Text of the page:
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Leading the Workshop


During the Workshop

  • Model the kind of instruction that you would like your participants to use in the classroom. If group work is important, be sure that you organize the participants into small groups.
  • Circulate during hands-on investigations to monitor participants' progress, ask questions and offer help.
  • Be open-minded about your approach or activity; if something isn't working, acknowledge that and shift the plan.
  • If you make mistakes, don't gloss over them, but don't dwell on them either-mistakes are part of any human system, and participants will generally understand.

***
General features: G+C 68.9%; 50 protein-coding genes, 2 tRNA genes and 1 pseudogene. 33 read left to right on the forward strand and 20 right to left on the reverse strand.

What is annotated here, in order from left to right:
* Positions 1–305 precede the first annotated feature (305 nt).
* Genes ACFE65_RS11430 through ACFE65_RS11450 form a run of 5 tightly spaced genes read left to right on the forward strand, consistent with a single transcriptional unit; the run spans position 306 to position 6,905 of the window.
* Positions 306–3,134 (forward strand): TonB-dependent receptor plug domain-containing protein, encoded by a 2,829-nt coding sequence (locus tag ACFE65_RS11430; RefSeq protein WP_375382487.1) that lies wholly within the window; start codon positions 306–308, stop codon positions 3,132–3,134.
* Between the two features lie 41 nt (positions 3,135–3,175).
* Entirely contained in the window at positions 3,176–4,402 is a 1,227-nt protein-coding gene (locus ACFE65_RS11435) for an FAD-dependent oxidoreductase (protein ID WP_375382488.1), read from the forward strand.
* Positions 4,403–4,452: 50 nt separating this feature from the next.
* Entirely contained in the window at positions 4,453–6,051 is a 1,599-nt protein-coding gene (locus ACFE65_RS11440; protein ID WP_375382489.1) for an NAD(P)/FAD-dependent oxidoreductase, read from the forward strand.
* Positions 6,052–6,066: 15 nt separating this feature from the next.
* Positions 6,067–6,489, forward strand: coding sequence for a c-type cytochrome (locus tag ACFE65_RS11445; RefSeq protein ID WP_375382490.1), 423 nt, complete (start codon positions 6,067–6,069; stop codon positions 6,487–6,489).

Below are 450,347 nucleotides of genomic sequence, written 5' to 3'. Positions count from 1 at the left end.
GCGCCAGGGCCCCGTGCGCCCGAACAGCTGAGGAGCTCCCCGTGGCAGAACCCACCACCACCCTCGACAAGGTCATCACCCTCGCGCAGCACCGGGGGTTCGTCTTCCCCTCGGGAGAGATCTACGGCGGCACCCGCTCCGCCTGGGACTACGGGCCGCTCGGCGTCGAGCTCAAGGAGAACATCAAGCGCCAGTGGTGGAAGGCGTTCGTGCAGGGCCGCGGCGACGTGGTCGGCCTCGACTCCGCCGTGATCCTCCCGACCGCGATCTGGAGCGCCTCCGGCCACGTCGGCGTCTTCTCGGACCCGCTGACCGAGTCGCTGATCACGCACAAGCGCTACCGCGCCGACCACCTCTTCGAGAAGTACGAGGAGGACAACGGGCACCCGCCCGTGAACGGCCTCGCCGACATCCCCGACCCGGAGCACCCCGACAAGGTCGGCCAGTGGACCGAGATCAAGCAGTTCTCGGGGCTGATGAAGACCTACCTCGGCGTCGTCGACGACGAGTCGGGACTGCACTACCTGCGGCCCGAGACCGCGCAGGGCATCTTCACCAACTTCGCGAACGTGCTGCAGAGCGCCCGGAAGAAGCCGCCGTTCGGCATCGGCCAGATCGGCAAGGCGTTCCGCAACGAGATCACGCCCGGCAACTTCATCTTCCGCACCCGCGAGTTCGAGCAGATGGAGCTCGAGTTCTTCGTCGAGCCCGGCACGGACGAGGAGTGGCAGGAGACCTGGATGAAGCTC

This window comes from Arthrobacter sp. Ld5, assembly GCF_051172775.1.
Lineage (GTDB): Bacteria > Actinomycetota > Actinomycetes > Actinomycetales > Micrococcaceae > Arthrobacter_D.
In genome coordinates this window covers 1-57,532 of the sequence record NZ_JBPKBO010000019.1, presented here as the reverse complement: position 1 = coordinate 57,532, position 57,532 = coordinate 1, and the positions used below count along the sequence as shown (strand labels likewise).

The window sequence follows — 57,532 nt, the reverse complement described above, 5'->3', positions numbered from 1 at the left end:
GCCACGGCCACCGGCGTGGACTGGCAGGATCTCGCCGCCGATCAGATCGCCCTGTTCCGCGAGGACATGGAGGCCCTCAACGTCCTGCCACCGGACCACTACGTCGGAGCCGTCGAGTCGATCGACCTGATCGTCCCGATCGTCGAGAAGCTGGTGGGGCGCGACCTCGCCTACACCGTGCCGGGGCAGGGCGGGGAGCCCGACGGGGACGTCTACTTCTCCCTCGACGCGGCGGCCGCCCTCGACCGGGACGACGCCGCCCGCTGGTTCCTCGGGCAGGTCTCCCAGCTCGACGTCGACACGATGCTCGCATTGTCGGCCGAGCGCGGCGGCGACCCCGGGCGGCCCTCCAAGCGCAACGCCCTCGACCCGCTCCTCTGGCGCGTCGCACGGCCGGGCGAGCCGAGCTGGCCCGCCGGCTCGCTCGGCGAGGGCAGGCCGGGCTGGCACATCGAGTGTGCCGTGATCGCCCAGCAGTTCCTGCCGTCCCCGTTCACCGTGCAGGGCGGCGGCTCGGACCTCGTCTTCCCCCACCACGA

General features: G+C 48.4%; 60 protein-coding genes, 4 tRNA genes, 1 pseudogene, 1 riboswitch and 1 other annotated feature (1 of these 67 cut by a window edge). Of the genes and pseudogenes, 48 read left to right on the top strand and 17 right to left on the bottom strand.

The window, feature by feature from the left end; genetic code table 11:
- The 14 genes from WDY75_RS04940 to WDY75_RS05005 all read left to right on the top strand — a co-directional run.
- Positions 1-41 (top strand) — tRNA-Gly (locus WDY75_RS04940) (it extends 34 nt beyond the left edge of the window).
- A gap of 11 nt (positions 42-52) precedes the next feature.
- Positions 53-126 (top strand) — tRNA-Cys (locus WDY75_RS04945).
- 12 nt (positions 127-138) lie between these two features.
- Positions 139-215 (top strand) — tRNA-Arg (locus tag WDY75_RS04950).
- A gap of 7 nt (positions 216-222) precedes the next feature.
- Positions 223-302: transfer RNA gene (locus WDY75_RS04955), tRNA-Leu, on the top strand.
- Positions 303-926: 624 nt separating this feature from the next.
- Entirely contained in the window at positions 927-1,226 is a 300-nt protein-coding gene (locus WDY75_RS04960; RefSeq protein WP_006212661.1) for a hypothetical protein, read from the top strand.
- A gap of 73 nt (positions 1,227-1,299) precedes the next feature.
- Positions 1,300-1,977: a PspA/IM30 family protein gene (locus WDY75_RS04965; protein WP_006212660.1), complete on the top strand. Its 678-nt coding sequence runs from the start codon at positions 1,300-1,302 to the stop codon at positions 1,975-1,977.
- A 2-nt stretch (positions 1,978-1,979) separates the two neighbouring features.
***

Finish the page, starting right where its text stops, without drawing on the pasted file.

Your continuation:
• Avoid trying to entertain the group-spontaneous humor is genuinely appreciated, but forced humor can be seen as inappropriate, especially if it offends someone.
  • Stay on time, especially at the end of the day. Stick to the schedule as much as possible, and tell (or, better, ask) the group if an alteration is needed so it does not seem careless.
  • Don't make the workshop "about" you. Anecdotes are often more fun for the teller than the listener, and as much as possible attention should be turned to the participants, their actions, and their attempts to do things.
  • Remember that everything you do should be geared toward conveying specific messages. Know your goals for the day and don't distract the participants through digressions.

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